France's news in English

Editions:  Austria · Denmark · France · Germany · Italy · Norway · Spain · Sweden · Switzerland

IN PICTURES: France and Italy mark 500 years since Da Vinci's death

Share this article

IN PICTURES: France and Italy mark 500 years since Da Vinci's death
The French and Italian presidents pay their respects. All photos: AFP
13:41 CEST+02:00
President Emmanuel Macron and Italian counterpart Sergio Mattarella on Thursday kicked off commemorations to mark 500 years since Leonardo da Vinci died in France, paying their respects to the Renaissance genius in a private visit to his grave.

The sleepy town of Amboise on the Loire River -- where Leonardo died in 1519 at the age of 67 -- was in virtual lockdown because of fears of protests by France's grassroots "yellow vest" movement.

Traffic in the town of just 13,000 was banned within a five-kilometre radius and the usually teeming restaurants and shops shuttered. 

READ ALSO Mystery of Salvator Mundi - the world's most costly painting


Italian president Sergio Mattarella with his daughter Laura and French president Emmanuel Macron with his wife Brigitte

On Wednesday, dozens of cars were towed away, with some foreign owners apparently unaware of the draconian security measures.

The presidential helicopter had arrived on a river island in the heart of the town, touching down on a pad usually used to launch hot-air balloons over the chateau-studded valley.

After the visit to Leonardo's grave, Macron and Mattarella headed for lunch at the nearby Clos Luce, the sumptuous manor house where Leonardo lived and died under the patronage of King Francis I.

Later they planned to visit the sprawling chateau of Chambord - whose central double-helix staircase is attributed to Leonardo though the first stone was not laid until four months after his death.


The two presidents lay flowers at Leonardo Da Vinci's tomb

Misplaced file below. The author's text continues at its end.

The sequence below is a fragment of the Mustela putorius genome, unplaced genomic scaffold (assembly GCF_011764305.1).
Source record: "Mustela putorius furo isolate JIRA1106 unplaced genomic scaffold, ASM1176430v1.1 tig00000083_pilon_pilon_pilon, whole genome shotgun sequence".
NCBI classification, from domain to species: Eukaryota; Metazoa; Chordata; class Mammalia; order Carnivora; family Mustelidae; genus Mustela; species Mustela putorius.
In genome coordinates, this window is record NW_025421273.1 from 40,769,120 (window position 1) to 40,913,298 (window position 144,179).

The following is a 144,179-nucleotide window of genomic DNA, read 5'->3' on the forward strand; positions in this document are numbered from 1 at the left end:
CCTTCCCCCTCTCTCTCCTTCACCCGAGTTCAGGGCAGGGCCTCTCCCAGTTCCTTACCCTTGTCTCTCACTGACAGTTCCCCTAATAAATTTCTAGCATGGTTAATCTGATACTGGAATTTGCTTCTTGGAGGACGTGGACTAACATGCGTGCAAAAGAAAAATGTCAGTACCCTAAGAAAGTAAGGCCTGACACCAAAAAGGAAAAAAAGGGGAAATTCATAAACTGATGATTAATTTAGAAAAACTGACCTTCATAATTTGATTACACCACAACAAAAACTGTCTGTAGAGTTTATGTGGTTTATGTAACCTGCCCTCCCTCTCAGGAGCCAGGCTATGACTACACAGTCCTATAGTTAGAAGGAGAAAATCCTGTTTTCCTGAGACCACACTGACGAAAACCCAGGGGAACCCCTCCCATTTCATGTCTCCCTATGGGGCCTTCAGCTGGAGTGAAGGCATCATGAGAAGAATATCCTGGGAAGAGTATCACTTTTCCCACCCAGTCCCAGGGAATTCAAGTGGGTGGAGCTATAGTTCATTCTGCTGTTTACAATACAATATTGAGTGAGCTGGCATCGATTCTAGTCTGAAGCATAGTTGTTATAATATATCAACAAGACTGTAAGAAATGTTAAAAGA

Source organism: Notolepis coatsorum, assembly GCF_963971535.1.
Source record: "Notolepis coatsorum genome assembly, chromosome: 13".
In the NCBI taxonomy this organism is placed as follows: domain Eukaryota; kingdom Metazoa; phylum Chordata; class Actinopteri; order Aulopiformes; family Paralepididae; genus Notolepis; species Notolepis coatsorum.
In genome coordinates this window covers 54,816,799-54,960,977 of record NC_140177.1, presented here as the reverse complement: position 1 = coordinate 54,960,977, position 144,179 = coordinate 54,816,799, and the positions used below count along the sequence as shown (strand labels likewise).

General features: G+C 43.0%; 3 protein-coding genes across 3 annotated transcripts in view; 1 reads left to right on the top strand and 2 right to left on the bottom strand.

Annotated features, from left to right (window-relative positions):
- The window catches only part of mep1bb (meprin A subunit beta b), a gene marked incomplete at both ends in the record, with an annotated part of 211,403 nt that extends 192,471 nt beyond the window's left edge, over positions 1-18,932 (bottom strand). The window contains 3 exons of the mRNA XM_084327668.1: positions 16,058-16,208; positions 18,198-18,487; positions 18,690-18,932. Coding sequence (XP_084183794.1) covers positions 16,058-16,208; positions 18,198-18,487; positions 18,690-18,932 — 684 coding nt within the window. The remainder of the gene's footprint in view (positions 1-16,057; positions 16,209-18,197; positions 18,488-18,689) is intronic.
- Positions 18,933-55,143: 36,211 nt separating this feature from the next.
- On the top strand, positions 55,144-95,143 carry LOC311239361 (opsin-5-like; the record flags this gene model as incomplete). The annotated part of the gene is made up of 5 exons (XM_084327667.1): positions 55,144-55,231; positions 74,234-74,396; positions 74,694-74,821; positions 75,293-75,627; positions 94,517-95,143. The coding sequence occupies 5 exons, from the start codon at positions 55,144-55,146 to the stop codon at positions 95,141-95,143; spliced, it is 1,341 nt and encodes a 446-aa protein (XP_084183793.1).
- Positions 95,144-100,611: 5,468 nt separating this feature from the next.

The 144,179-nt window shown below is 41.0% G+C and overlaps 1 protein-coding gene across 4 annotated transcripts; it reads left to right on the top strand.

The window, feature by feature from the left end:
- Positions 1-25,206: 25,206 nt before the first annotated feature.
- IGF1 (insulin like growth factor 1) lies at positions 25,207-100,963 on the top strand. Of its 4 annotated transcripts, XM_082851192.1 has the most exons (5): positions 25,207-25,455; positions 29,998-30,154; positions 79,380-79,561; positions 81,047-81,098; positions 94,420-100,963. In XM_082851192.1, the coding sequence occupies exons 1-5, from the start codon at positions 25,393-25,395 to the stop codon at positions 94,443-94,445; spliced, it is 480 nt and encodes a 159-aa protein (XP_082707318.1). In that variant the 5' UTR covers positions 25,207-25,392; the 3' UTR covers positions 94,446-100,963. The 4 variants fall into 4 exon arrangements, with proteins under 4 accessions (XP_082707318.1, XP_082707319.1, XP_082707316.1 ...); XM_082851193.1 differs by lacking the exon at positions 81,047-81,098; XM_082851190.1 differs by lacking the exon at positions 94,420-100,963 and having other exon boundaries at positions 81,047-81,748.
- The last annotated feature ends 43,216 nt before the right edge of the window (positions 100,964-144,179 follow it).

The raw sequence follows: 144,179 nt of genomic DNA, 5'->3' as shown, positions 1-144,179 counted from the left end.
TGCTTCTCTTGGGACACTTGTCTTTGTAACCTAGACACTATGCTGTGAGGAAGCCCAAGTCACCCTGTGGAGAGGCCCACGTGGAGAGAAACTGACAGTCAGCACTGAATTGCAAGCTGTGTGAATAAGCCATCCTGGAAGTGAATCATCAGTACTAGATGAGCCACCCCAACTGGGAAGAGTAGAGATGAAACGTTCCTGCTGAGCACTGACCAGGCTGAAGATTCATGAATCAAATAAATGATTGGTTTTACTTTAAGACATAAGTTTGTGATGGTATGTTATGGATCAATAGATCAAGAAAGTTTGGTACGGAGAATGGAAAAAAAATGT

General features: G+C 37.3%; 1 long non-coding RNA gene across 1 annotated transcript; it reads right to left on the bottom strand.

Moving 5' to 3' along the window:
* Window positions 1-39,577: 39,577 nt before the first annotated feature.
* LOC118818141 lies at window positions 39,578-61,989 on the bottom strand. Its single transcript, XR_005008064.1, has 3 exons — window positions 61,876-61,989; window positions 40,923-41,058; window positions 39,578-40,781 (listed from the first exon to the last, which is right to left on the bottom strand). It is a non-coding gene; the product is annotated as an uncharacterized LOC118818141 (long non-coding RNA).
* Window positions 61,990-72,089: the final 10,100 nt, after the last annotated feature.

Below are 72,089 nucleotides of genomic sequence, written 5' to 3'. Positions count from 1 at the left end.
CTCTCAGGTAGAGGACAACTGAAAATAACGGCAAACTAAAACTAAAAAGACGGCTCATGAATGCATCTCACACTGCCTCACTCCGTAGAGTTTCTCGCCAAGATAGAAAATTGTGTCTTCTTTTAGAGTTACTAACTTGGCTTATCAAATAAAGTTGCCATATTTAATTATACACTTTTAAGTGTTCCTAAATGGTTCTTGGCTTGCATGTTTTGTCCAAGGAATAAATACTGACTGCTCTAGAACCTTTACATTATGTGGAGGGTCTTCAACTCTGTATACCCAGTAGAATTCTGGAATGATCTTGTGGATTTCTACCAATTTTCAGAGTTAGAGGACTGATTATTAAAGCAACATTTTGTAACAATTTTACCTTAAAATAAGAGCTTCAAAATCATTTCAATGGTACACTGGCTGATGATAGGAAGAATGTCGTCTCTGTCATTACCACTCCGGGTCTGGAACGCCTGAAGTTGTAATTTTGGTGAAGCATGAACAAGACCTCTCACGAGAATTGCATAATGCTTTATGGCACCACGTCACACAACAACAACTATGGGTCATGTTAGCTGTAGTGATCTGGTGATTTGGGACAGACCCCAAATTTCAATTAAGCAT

Among glitterati attending the events will be Italian star architect Renzo Piano and French astronaut Thomas Pesquet.

The joint celebrations come after months of mounting diplomatic tensions between Paris and Rome over the hardline policies of Italy's populist 
government and its support for France's anti-government "yellow vest" protesters. 

In the worst diplomatic crisis between the two countries since World War II, Paris briefly recalled its ambassador from Rome.

Mattarella, staunchly pro-EU like Macron, played an "essential role" in lowering tensions, Macron's office said. 


Laura and Brigitte pay their respects

Francis I, known as the "Sun King of the 16th century", is widely credited with bringing the Renaissance to France, even if his predecessor Louis XII had begun the process by bringing in architects and artisans from Florence, Milan and Rome.

Leonardo was 64 when he accepted the young Francis I's invitation to Amboise, at a time when rivals Michelangelo and Raphael were rising stars.

With Leonardo's commissions drying up, it came as a great relief and no small vindication for the Tuscan artist, who received a handsome stipend as the "first painter, engineer and architect of the king".

At the time, Francis I was barely 23, and his ambitious mother Louise of Savoy "knew that Leonardo would be the man who would allow her son to 
flourish", Catherine Simon Marion, managing director of the Clos Luce, told AFP. 


Macron greets the Count of Paris and his daughter Princess Antoinette

Leonardo brought with him three of his favourite paintings: the Mona Lisa, the Virgin and Child with Saint Anne, and Saint John the Baptist -- all of 
which today hang in the Louvre museum in Paris.

Macron is the first French president to visit the town since Charles de Gaulle came in 1959.  


A replica of the mechanical lion attributed to Da Vinci is displayed at Amboise

Emmanuel Honnet, who runs the Cafe des Arts snack bar by the chateau, said the precautions were "understandable... given the terrible social climate and the real terrorist risk".

But the 51-year-old vented "frustration" that the townspeople were largely sidelined. "It should be the memory of a lifetime," he said.

 
Get notified about breaking news on The Local

Share this article

The Local is not responsible for content posted by users.
Become a Member or sign-in to leave a comment.

From our sponsors

How and why learning a new language messes with your old one

Many people report forgetting words or phrases from their native language when they learn a second language. The Local explored this linguistic phenomenon, known as first-language attrition.